We don't know if the the mechanic ordered the wrong part in error or if the wrong part was delivered in error. Regardless, it's not uncommon for a mechanic to begin disassembly of a car prior to having all of the parts. It would also be completely reasonable to require payment for the additional labor of reassembly which would not be a part of the original scope.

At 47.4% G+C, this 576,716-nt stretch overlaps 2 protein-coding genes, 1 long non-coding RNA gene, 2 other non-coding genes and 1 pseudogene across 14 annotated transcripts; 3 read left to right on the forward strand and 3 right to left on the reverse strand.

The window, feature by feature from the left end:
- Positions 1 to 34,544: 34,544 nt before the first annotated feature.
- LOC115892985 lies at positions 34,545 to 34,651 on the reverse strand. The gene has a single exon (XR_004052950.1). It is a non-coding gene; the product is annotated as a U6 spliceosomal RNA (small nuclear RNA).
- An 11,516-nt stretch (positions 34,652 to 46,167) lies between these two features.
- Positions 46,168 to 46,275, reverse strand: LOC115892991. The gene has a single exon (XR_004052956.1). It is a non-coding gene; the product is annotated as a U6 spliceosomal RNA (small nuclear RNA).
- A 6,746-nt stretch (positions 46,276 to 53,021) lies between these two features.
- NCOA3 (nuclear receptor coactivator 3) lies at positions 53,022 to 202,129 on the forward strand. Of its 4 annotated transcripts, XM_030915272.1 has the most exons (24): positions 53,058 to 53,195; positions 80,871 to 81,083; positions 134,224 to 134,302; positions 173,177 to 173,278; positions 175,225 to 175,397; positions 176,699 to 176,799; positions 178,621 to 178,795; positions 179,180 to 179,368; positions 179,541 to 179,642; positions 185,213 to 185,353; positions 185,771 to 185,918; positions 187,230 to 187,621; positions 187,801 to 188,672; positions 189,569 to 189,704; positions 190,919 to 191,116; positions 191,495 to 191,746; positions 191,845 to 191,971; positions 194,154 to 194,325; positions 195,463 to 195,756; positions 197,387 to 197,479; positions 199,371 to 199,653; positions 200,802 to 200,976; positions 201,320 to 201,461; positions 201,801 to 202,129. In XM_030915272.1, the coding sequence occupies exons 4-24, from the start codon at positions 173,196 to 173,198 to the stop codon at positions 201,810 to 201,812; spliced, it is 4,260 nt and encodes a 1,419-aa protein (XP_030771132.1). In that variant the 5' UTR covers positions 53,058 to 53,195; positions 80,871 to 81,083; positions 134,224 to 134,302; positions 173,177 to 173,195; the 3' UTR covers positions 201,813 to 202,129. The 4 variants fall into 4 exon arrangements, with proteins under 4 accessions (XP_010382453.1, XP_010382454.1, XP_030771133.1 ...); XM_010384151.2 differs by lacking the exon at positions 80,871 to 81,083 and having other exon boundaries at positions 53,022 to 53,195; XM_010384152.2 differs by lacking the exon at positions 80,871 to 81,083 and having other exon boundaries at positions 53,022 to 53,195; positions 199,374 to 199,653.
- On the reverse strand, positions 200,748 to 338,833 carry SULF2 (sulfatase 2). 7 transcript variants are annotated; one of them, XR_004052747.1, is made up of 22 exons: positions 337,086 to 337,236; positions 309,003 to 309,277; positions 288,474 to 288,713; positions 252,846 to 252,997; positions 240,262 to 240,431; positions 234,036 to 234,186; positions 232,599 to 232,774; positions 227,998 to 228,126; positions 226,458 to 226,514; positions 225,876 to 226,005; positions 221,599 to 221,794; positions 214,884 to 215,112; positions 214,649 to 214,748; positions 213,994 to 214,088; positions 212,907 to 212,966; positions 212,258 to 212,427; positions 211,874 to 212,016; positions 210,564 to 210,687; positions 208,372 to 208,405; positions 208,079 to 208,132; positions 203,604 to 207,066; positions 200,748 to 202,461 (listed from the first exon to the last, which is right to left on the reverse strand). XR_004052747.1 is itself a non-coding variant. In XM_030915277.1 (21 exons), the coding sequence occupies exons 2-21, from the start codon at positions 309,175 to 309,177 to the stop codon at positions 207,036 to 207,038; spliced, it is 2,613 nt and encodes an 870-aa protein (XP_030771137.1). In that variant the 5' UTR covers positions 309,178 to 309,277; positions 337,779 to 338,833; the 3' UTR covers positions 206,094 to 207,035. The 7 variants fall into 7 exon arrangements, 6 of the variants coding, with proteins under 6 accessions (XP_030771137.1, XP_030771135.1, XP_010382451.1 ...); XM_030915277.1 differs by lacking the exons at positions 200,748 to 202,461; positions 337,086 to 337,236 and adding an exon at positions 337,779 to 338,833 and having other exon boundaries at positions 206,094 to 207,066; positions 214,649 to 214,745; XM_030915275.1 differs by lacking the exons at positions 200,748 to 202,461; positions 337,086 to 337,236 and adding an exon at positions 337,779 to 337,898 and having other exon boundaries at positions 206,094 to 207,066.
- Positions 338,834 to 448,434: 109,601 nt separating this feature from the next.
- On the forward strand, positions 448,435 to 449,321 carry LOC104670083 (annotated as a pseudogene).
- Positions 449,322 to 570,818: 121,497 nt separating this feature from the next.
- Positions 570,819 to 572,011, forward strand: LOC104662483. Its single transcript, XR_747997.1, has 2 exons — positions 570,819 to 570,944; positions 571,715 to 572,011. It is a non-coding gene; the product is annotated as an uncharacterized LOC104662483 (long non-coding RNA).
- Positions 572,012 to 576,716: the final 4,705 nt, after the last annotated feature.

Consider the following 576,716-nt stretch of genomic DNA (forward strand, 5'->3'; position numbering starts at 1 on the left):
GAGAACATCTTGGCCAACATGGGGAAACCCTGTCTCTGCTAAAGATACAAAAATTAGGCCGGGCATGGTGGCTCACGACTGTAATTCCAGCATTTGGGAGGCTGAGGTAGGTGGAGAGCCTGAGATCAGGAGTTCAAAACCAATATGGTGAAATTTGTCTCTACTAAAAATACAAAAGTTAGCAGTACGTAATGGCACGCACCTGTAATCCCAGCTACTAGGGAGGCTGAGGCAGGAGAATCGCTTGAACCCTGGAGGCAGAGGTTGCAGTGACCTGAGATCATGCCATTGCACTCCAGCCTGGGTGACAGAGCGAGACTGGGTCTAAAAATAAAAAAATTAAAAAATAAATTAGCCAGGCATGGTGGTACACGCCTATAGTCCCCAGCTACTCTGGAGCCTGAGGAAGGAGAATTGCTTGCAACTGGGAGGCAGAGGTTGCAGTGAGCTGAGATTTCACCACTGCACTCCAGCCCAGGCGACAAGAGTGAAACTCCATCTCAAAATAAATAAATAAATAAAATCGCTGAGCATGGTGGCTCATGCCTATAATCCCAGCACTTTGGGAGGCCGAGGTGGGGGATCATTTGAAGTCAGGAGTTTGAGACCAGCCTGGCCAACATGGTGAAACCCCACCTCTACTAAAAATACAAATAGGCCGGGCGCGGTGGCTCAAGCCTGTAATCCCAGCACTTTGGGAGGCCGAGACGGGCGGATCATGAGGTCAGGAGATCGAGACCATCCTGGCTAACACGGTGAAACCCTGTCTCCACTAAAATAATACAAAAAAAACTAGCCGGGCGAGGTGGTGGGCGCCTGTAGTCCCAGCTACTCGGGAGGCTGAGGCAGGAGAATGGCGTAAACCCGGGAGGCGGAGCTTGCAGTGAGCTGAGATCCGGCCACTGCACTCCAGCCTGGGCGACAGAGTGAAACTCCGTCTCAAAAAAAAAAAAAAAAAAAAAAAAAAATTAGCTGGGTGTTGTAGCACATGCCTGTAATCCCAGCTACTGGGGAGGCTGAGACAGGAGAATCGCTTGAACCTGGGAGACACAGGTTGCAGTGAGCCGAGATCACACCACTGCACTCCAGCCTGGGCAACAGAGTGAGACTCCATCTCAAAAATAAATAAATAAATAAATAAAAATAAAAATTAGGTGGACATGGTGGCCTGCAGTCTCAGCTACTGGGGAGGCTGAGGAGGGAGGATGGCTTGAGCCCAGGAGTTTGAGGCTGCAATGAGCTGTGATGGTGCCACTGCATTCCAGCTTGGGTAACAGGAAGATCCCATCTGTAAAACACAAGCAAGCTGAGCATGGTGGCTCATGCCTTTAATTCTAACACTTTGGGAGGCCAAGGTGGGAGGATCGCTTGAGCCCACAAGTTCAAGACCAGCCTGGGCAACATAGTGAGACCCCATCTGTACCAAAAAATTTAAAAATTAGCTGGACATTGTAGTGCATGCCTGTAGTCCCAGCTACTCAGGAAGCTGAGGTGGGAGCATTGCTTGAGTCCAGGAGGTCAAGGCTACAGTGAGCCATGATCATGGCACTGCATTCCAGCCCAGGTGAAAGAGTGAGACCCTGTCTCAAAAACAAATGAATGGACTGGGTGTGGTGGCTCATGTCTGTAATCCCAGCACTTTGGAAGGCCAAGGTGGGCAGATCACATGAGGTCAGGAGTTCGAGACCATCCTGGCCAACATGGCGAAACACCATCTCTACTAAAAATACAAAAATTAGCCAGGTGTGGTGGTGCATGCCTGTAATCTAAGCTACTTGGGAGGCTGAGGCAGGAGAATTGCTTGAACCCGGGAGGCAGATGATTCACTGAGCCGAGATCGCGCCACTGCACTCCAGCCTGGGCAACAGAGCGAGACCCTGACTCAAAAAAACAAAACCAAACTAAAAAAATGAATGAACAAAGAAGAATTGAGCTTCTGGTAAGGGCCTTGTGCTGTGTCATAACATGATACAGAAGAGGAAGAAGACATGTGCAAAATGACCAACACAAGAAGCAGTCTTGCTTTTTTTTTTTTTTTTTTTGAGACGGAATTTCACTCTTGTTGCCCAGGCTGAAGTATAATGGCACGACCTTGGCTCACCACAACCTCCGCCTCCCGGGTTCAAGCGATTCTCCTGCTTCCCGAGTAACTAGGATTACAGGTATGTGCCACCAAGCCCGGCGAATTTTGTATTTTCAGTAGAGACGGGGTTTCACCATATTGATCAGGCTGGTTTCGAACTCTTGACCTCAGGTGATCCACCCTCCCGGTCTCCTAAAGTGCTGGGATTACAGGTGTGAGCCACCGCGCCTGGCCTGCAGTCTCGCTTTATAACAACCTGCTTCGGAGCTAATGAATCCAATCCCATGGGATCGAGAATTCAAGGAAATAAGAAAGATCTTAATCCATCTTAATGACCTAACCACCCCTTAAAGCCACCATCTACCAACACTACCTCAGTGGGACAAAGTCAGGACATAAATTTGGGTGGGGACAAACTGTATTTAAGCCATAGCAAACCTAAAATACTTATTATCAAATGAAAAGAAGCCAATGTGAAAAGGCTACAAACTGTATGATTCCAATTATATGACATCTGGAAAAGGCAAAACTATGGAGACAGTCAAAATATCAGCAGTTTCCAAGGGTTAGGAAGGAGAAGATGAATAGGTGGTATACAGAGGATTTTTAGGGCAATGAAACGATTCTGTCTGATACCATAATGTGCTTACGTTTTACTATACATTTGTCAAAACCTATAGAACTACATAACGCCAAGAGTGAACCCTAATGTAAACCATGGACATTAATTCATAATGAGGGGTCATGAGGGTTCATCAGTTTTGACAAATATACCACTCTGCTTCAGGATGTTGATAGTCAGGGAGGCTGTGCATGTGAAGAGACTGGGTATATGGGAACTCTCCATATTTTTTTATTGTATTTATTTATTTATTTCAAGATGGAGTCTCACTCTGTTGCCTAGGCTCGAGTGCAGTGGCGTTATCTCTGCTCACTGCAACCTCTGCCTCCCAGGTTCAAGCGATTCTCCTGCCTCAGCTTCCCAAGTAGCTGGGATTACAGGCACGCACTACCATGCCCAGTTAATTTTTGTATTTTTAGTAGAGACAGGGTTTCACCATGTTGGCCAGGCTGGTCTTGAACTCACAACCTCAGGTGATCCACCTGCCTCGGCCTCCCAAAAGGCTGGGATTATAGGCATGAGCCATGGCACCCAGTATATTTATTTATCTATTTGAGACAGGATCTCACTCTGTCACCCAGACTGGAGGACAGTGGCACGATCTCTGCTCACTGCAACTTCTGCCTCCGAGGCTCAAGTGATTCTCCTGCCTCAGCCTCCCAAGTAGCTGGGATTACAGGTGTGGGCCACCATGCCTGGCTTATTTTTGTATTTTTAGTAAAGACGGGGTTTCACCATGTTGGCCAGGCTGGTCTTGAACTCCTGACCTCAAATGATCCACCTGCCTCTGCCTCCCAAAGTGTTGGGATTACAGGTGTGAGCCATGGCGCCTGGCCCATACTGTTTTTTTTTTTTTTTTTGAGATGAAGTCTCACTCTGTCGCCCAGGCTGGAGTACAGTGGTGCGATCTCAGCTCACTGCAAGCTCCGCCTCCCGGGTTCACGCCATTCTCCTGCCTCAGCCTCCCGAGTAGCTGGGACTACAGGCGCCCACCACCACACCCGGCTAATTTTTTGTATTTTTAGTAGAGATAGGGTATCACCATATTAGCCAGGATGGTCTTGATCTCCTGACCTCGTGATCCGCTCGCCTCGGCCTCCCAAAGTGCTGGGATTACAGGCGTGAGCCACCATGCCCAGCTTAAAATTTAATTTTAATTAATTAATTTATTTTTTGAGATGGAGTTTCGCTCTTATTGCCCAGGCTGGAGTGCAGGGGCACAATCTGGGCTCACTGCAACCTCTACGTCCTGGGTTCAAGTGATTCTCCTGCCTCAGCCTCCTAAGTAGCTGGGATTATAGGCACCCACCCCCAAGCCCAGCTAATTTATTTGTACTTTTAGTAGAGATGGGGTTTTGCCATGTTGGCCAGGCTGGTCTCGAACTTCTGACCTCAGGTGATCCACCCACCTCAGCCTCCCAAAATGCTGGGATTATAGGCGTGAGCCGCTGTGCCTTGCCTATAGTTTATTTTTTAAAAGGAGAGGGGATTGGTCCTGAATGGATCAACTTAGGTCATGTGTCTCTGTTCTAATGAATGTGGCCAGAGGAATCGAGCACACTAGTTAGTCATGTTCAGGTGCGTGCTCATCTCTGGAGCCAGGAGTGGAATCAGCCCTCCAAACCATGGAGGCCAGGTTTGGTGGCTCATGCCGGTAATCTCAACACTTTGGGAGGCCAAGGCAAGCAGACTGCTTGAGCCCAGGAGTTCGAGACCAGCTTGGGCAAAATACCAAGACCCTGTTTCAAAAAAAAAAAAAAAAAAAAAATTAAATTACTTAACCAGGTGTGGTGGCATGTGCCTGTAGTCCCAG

By the way, performing work that is not in compliance of the NEC that is in force in the state/municipality can lead to fire and invalidate insurance in the event of fire. Also, scope documents should also be explicit in not only what is included but what is excluded and the general conditions that are expected and the assumptions that are made. If there are issues that are found to exist in an existing structure that do not comply with general assumptions, such s the building meeting code requirements for the time that it was built, for instance, and that requires a change order or an RFI then the customer may well be on the hook for that. Construction contracts are not absolute. The are simply an agreement as to what each parties expectations are. additional work requires additional payments. Reassembling a car, if it was disassembled per typical business practices, and you demand reassembly then that is a change in original scope and will require additional payments.